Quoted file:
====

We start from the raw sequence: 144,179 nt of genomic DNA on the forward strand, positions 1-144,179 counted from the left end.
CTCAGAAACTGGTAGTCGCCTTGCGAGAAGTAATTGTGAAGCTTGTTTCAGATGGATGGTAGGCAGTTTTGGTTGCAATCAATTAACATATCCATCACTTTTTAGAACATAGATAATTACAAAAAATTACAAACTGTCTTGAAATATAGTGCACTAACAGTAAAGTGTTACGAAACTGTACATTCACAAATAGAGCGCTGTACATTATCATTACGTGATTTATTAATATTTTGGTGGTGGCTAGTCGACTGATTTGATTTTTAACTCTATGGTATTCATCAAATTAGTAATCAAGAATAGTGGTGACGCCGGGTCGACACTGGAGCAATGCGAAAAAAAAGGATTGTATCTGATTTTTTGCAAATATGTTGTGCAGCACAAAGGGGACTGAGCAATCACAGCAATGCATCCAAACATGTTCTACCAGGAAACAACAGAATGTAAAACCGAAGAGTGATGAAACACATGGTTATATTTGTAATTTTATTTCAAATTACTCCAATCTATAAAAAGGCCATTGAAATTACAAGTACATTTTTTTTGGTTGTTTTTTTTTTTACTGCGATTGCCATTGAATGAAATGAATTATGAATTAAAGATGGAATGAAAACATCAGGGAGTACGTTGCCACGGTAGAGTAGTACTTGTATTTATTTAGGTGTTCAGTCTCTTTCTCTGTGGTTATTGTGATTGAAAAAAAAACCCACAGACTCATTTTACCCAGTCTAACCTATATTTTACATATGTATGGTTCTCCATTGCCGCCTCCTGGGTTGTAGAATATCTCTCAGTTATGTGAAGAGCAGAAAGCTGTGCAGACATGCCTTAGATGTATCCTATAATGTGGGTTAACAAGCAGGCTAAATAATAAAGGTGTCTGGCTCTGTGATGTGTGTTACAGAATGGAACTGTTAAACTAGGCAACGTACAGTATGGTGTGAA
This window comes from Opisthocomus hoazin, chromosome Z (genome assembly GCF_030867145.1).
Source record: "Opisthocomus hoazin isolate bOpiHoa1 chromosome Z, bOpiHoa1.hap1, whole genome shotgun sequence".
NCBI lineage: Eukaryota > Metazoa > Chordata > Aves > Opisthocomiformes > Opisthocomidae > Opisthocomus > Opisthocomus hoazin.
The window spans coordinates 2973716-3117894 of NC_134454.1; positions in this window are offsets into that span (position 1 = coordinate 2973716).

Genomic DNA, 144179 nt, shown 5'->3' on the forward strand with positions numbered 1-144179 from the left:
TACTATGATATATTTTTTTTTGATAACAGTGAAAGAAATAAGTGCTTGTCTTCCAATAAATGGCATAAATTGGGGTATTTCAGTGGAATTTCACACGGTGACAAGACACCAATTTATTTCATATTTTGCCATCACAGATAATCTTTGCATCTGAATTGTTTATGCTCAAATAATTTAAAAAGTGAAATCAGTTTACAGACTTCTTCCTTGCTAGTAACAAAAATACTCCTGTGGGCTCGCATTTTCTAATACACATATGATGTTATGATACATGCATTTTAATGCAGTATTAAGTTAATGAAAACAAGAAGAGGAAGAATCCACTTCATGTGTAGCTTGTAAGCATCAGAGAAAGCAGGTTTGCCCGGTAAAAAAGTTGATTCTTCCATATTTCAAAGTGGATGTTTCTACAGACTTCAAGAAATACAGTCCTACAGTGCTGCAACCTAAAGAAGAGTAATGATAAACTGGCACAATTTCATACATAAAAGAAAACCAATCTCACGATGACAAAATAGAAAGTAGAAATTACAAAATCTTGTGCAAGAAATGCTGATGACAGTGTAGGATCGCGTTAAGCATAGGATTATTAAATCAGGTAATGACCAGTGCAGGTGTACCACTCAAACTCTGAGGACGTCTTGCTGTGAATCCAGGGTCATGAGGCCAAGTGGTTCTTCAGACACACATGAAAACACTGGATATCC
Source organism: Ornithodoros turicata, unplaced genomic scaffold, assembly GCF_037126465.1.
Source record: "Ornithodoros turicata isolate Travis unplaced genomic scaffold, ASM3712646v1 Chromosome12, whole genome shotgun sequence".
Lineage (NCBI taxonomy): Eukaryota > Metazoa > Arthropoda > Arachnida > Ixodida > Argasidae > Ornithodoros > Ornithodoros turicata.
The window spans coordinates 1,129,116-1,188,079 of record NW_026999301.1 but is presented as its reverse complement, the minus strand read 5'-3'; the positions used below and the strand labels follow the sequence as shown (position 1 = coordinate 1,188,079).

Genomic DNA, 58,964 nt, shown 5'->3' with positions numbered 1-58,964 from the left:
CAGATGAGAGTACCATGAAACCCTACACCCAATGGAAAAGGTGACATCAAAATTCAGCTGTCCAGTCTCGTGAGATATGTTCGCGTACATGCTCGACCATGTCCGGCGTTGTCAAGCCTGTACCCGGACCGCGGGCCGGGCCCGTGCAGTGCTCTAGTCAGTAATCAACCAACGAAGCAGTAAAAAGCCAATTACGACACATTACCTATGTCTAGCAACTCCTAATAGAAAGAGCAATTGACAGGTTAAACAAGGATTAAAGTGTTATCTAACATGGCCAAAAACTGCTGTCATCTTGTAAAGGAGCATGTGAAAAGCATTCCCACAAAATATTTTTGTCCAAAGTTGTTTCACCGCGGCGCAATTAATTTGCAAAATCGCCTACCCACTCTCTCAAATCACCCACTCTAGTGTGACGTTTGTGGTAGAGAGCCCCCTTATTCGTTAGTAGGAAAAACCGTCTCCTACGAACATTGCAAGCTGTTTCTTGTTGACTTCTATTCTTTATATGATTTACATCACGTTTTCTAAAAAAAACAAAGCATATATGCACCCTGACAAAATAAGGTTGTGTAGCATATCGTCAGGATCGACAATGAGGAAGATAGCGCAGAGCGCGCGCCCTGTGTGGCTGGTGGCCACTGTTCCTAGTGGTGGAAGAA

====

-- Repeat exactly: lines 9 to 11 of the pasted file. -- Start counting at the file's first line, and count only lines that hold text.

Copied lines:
Source organism: Ornithodoros turicata, unplaced genomic scaffold, assembly GCF_037126465.1.
Source record: "Ornithodoros turicata isolate Travis unplaced genomic scaffold, ASM3712646v1 Chromosome12, whole genome shotgun sequence".
Lineage (NCBI taxonomy): Eukaryota > Metazoa > Arthropoda > Arachnida > Ixodida > Argasidae > Ornithodoros > Ornithodoros turicata.